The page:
8. Who were/are some of your biggest design influences?

I’m a really big fan of Adolie Day. Her illustrations are some of the most beautiful I’ve seen and her characters are so charming! My other favourites include Helen Dardik – how one person can create so much artwork I’ll never know! Her blog and use of colour is amazing. I like to try keep an eye current trends around me, in fashion/home decor etc and hopefully reflect it in my work. I’ve also just discovered Pinterest (I know, bit late to the party!) and it’s like opening a door to the most amazing art gallery in the world. It’s so inspiring! Although I don’t look at it when I’m trying to create artwork because I find that it kind of clouds my ideas. It’s a great way to find new artisits though, my new favourite is Olaf Hajek.

9. Can you tell us about what you’re working on now, and what’s up next for you??

I’m currently working on a brilliant children’s book by Jenny French. It’s about a fantastic character called Betty and her love of cycling. In this story she is cycling around London with her grandpa. I’m having so much fun with these illustrations. I also have a trade fair coming up for my greetings cards so I’m busy designing for that too. Never enough hours in the day!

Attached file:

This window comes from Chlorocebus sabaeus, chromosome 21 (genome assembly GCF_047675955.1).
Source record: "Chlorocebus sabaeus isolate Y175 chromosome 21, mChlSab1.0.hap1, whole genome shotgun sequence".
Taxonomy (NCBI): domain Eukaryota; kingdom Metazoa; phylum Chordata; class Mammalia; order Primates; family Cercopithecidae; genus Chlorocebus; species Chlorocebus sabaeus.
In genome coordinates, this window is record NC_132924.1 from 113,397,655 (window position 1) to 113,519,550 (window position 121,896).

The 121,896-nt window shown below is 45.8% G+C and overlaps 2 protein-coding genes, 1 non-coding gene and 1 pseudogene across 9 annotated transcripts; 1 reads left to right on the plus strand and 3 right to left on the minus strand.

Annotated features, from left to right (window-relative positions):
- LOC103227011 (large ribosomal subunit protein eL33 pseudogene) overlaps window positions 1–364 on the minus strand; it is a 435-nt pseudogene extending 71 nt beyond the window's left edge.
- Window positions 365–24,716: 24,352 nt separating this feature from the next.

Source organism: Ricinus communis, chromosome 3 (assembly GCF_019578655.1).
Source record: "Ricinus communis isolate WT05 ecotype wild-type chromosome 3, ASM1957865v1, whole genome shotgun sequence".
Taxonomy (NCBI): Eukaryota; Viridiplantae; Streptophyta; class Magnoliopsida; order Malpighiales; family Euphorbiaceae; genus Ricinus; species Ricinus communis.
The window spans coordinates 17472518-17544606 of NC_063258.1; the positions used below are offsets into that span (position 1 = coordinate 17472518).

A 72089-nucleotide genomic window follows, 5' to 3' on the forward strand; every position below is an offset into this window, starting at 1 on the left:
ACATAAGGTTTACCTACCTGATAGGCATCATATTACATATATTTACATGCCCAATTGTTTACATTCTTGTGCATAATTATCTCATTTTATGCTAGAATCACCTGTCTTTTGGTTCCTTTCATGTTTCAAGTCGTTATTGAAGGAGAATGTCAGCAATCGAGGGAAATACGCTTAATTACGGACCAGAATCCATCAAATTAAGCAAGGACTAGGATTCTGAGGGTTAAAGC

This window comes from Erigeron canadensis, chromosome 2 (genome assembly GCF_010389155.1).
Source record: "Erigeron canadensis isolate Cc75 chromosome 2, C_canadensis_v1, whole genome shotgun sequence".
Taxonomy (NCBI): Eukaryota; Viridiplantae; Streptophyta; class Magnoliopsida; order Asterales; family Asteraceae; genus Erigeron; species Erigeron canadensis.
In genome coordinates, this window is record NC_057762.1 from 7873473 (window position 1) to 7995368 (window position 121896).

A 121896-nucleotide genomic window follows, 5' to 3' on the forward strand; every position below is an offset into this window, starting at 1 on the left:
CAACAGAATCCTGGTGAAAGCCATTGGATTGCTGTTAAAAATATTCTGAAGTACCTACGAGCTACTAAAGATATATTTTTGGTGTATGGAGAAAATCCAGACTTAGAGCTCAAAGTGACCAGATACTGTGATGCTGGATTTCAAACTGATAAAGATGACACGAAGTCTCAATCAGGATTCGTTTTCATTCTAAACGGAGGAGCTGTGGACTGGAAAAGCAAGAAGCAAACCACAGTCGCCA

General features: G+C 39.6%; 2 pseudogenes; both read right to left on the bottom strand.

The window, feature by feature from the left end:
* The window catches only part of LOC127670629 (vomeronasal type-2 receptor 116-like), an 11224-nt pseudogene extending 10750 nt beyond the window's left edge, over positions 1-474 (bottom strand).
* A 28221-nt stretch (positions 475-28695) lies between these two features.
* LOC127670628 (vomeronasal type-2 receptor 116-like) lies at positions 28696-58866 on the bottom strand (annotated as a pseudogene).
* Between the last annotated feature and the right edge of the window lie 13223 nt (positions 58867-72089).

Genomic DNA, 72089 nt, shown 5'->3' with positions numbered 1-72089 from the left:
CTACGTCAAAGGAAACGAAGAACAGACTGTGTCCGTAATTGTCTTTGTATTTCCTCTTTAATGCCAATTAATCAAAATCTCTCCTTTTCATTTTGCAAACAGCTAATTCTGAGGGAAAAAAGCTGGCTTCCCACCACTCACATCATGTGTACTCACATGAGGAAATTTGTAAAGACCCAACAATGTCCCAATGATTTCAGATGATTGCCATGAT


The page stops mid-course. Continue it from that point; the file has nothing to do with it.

*****So, my lovelies!! I’d love to hear what you think of Katie’s designs, or your thoughts on Dakota’s Accidentals series! Comment below with your thoughts on the covers of the Accidentals books, AND/OR suggest another “Accidental ________” title for the series. If you’ve been following Dakota, you’ll know she’s got a lot of imagination. I’d love to see what YOU all think her next accidental creature should be, lol!! One commenter will win an ecopy of ACCIDENTAL WEREWOLF 2: SOMETHING ABOUT HARRY!! Contest will end tomorrow night (Wednesday) at midnight pacific time. GOOD LUCK!!*****